And networking doesn’t mean seeking out only relationships that benefit you. It means giving more than you receive. We all have things to give to those around us and it’s important that we exercise these muscles. Just as muscles atrophy if not used, our ability to foster these relationships can atrophy as well. By doing this often, we get better and better while building a wider group around us. Again this isn’t about our personal gain. Relationships mean something and help us grow as people.

Be a problem solver

We’ve all complained about classes we took in school. Whether it be math, English, electives, etc., there always seems to be a one that people just can’t stand. I’ll admit I’ve always complained about school in general because I didn’t see much of it as useful. But the reality is, school is just one big problem-solving lesson. You may not use the Pythagorean theorem every day, but you do you have a chance to solve for “x” in one way or another. Don’t dismiss those gifts from a subject you may not have enjoyed.

Unfortunately, I think many people have forgotten what it’s like to problem solve. So many workers will only do what’s brought to them. By being a person that can think outside the box, you become an invaluable asset to your organization.

Long diligence

I’ve talked about this concept in a few other social media or blog posts in regard to long obedience as a Christian. How I strive for what I’ve seen called “long obedience in the same direction.” This concept can also be applied to the business world. People who are consistent, diligent, and just show up can be difficult to find. We’ve all seen it with our workplaces. The new guy starts and immediately impresses everyone. He might be new to the organization or just new to you/your group, but it seems everything they do is a hit. They’re making friends, building relationships, and impressing with their work. Then, the fade starts to happen. These are the flash in the pan people. They get all the attention for a short while and either leave or are asked to leave. It could be there isn’t much substance and they exposed it all in a burst. It could be they’re easily bored and quit putting that same sort of effort. Or it could be the personality they originally showed had some hidden grating qualities that now make them the one no one wants to be around.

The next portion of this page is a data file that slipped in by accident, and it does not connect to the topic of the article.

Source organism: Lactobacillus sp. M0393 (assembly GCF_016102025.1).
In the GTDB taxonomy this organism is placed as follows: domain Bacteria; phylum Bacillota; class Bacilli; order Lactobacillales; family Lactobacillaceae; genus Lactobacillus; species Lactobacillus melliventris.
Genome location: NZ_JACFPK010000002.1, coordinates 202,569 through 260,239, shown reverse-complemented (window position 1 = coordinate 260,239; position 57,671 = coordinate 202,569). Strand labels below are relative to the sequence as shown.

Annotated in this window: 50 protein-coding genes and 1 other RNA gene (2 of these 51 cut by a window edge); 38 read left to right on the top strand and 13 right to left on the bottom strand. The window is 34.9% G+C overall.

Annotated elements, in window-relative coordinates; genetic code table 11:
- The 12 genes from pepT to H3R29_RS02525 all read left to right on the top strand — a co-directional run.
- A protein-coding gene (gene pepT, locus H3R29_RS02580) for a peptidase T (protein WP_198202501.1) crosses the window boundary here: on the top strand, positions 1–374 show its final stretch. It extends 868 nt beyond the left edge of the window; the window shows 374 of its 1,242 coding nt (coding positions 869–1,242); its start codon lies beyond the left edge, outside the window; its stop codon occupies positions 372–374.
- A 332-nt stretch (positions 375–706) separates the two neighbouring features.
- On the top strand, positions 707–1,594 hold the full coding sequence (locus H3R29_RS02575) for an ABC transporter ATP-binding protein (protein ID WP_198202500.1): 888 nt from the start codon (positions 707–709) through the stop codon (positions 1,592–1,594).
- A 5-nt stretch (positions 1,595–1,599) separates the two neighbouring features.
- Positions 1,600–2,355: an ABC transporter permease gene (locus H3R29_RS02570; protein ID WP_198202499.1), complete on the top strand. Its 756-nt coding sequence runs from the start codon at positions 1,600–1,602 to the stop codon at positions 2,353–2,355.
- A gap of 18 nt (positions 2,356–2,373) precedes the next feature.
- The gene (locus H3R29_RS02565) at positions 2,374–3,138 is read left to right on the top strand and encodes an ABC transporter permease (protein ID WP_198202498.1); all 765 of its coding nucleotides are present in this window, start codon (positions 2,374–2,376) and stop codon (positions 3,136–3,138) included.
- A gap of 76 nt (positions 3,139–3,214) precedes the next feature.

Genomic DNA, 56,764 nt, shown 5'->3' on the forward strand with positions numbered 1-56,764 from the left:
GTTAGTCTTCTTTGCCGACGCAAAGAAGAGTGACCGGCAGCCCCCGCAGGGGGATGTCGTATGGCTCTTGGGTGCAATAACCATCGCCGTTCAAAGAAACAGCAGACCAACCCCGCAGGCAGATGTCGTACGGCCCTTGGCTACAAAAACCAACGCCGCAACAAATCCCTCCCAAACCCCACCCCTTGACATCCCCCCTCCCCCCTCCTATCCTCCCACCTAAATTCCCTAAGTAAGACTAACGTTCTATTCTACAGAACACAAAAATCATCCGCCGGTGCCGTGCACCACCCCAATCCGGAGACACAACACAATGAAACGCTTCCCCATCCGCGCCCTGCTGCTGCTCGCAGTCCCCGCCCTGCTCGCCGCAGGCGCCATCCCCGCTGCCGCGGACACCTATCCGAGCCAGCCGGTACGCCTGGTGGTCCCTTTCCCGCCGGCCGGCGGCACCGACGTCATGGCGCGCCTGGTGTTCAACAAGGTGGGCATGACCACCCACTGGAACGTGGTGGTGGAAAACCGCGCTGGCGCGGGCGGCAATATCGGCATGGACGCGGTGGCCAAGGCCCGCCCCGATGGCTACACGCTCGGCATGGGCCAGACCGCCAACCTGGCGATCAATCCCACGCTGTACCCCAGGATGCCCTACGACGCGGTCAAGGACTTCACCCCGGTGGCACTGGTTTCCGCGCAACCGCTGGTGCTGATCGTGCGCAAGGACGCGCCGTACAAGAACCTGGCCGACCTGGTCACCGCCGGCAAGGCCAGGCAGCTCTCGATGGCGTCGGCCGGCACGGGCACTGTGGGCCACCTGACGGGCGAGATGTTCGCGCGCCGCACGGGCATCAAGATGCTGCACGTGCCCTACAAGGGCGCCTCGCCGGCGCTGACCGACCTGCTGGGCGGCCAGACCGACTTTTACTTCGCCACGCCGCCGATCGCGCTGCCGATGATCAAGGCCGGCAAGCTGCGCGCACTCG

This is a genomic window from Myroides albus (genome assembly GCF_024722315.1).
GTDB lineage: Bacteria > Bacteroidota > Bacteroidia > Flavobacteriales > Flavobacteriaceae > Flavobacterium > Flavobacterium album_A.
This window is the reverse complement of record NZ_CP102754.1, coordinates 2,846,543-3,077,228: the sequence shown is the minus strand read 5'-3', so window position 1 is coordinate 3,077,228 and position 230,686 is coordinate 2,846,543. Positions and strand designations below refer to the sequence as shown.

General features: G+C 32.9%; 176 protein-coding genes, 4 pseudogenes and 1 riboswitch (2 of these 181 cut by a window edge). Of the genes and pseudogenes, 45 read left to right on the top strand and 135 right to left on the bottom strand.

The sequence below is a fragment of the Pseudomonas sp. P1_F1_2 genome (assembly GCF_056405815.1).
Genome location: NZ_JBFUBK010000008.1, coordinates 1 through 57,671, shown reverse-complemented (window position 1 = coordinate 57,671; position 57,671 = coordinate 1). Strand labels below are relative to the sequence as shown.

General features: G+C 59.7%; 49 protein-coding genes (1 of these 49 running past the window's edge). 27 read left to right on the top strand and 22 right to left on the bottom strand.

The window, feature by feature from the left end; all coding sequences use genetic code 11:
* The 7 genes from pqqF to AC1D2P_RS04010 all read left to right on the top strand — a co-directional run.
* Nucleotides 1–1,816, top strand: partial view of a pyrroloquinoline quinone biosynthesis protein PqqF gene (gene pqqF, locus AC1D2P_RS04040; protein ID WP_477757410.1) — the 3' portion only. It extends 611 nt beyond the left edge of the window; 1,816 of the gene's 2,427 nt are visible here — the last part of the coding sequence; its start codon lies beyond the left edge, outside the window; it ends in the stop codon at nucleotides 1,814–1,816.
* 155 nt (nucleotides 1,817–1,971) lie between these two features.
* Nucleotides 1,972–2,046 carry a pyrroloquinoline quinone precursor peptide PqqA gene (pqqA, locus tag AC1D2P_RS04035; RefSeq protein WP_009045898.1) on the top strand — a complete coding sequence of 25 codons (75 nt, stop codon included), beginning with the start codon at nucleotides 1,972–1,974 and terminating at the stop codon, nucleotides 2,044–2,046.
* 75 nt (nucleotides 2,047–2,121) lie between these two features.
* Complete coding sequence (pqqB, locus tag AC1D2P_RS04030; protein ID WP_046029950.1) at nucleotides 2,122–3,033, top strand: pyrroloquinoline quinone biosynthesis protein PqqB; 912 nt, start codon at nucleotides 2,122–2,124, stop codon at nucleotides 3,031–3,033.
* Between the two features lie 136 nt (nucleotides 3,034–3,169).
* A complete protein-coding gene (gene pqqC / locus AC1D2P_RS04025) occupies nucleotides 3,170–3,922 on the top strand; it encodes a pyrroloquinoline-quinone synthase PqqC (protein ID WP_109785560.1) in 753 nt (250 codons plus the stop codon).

We need to strive to be Nick Collison’s of our organizations. I’d rather be the consistent presence, the rock of the group, the one people always know they can count on rather than the flash in the pan. What that means is that you will often get overlooked. The consistent force that can bring value day after day is where the real progress comes. Being that person may not get you accolades, but it will mean that when the chips are down, ole’ faithful is the one they’ll revert to. The beautiful thing about this is while it may be lonely or not rewarding in the short run, these are the ones who get the coveted promotions in the future. This is the person that sticks with an organization and works their way up. Why is that, you ask? It’s because no one likes to take risks, and they know you’re steady and won’t cause them grief. While they may love the superstar, they’re never sure when that star will burn out.


I hope this post doesn’t convey that I think I know it all. It’s actually quite the opposite. The longer I’ve been in the workforce, the more I realize I have so much to learn. I’ve seen where I was and where I am, and it’s hard to imagine how I got here. For those just starting out, embrace how your interests or career path can change and hold your plans with open hands, not a death grip. It’s a wild and crazy world out there… so don’t take yourself so seriously. To summarize: be nice, cultivate relationships, embrace problems and take the long view.